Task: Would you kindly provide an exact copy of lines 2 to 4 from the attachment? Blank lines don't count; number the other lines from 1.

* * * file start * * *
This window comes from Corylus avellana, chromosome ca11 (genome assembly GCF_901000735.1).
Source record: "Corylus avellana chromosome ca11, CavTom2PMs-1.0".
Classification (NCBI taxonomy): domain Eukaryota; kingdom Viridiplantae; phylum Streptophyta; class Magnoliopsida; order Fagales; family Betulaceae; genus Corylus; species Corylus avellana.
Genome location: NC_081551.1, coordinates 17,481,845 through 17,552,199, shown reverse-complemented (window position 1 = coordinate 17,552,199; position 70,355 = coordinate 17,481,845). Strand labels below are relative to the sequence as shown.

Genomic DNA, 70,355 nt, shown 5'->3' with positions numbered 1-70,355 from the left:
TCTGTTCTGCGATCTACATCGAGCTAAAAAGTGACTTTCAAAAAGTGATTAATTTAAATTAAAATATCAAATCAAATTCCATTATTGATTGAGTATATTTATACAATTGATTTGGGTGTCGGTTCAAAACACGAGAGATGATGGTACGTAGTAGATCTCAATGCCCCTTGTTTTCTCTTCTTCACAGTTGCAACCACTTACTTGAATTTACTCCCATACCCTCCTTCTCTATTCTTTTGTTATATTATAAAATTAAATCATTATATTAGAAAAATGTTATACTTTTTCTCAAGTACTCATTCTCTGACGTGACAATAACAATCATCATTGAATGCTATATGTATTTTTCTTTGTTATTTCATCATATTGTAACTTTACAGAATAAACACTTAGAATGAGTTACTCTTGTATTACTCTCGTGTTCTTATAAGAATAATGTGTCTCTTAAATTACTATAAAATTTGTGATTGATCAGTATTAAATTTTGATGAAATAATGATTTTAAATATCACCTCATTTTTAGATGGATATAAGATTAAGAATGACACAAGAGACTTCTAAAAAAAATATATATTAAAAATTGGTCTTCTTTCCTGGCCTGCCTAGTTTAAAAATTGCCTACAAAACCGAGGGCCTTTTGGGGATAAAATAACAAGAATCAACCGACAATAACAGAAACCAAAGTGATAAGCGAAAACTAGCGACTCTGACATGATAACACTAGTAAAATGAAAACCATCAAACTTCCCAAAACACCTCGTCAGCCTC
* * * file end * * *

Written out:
Source record: "Corylus avellana chromosome ca11, CavTom2PMs-1.0".
Classification (NCBI taxonomy): domain Eukaryota; kingdom Viridiplantae; phylum Streptophyta; class Magnoliopsida; order Fagales; family Betulaceae; genus Corylus; species Corylus avellana.
Genome location: NC_081551.1, coordinates 17,481,845 through 17,552,199, shown reverse-complemented (window position 1 = coordinate 17,552,199; position 70,355 = coordinate 17,481,845). Strand labels below are relative to the sequence as shown.